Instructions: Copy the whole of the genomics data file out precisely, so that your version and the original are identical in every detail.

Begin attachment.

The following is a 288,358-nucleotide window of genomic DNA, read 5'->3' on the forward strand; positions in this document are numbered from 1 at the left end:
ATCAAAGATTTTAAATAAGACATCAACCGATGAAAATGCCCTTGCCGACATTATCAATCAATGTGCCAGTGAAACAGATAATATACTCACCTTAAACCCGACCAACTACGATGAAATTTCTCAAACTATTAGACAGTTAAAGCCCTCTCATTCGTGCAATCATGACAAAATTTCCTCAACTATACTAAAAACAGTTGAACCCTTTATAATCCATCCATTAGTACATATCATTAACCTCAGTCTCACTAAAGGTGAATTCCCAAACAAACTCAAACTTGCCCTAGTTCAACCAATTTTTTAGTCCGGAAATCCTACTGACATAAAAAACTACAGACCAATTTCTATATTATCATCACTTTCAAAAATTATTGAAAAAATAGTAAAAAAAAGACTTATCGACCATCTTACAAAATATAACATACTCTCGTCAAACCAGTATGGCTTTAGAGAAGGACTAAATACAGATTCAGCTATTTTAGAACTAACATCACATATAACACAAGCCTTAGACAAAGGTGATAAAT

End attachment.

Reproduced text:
The following is a 288,358-nucleotide window of genomic DNA, read 5'->3' on the forward strand; positions in this document are numbered from 1 at the left end:
ATCAAAGATTTTAAATAAGACATCAACCGATGAAAATGCCCTTGCCGACATTATCAATCAATGTGCCAGTGAAACAGATAATATACTCACCTTAAACCCGACCAACTACGATGAAATTTCTCAAACTATTAGACAGTTAAAGCCCTCTCATTCGTGCAATCATGACAAAATTTCCTCAACTATACTAAAAACAGTTGAACCCTTTATAATCCATCCATTAGTACATATCATTAACCTCAGTCTCACTAAAGGTGAATTCCCAAACAAACTCAAACTTGCCCTAGTTCAACCAATTTTTTAGTCCGGAAATCCTACTGACATAAAAAACTACAGACCAATTTCTATATTATCATCACTTTCAAAAATTATTGAAAAAATAGTAAAAAAAAGACTTATCGACCATCTTACAAAATATAACATACTCTCGTCAAACCAGTATGGCTTTAGAGAAGGACTAAATACAGATTCAGCTATTTTAGAACTAACATCACATATAACACAAGCCTTAGACAAAGGTGATAAAT